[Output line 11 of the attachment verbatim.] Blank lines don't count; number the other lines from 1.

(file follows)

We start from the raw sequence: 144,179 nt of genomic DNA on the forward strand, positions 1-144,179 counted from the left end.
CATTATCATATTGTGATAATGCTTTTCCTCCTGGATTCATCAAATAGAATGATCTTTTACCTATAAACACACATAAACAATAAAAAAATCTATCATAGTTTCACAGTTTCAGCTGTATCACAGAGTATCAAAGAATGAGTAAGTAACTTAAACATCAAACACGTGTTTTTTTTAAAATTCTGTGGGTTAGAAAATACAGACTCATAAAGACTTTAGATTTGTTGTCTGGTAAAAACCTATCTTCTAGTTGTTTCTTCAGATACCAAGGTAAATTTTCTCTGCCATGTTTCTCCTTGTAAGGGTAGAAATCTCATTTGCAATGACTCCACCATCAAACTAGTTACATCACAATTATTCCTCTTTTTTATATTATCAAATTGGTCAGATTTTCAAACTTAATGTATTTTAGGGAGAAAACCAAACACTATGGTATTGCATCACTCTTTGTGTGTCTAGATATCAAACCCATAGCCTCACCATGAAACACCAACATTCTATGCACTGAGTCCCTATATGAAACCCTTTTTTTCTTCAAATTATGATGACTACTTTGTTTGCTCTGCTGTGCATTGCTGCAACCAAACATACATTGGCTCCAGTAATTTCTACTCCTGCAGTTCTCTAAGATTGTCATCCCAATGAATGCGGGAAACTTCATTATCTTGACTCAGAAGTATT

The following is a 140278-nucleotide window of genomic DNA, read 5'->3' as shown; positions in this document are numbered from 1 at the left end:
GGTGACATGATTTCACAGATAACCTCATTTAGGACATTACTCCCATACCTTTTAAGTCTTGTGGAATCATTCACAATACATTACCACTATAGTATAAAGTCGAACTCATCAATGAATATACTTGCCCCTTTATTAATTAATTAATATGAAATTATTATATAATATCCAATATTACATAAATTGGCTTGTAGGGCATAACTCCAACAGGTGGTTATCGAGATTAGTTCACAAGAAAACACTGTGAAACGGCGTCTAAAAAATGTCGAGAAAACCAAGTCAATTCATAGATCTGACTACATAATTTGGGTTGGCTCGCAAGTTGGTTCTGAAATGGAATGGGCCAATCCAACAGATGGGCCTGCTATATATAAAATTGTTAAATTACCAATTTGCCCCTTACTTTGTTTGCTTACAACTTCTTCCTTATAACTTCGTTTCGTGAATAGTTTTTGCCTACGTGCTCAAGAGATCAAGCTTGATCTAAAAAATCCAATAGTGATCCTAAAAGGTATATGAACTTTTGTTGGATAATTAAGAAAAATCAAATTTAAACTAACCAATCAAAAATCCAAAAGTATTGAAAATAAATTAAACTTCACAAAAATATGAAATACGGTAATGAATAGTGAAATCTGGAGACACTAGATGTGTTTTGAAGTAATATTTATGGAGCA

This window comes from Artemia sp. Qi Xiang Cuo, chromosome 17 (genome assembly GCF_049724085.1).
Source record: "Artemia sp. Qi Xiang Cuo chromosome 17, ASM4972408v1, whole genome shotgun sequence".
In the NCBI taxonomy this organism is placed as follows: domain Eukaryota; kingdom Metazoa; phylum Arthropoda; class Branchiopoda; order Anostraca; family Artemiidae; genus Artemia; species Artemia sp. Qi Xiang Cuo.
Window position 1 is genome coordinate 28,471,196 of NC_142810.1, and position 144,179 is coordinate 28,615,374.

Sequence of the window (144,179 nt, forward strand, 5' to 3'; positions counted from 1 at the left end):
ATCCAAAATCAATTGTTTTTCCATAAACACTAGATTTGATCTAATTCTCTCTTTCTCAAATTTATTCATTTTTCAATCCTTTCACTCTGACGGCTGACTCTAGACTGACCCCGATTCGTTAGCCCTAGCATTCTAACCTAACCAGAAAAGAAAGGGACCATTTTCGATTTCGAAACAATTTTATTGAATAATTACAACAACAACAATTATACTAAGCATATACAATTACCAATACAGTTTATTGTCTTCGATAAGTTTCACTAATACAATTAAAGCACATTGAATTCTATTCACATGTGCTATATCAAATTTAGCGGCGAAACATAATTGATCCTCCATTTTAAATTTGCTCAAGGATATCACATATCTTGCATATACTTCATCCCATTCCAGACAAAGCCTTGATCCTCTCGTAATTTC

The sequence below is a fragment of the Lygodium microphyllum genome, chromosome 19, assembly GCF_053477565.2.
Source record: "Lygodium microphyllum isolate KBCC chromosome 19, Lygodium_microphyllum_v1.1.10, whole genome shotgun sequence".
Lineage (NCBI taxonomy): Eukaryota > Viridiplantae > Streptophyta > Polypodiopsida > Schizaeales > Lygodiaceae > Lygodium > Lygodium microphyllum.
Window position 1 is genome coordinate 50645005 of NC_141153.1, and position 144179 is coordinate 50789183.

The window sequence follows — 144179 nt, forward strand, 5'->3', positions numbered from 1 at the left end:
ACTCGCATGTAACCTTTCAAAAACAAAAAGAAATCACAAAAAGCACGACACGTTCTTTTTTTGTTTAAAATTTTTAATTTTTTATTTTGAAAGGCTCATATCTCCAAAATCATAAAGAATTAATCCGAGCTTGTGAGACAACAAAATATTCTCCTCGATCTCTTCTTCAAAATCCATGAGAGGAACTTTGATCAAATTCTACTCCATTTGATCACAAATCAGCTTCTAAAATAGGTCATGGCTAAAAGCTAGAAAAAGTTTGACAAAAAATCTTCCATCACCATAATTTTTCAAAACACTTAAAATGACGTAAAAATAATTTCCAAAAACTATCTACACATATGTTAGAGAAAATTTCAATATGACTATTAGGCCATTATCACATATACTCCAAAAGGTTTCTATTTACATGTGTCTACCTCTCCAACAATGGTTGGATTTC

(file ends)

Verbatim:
The sequence below is a fragment of the Lygodium microphyllum genome, chromosome 19, assembly GCF_053477565.2.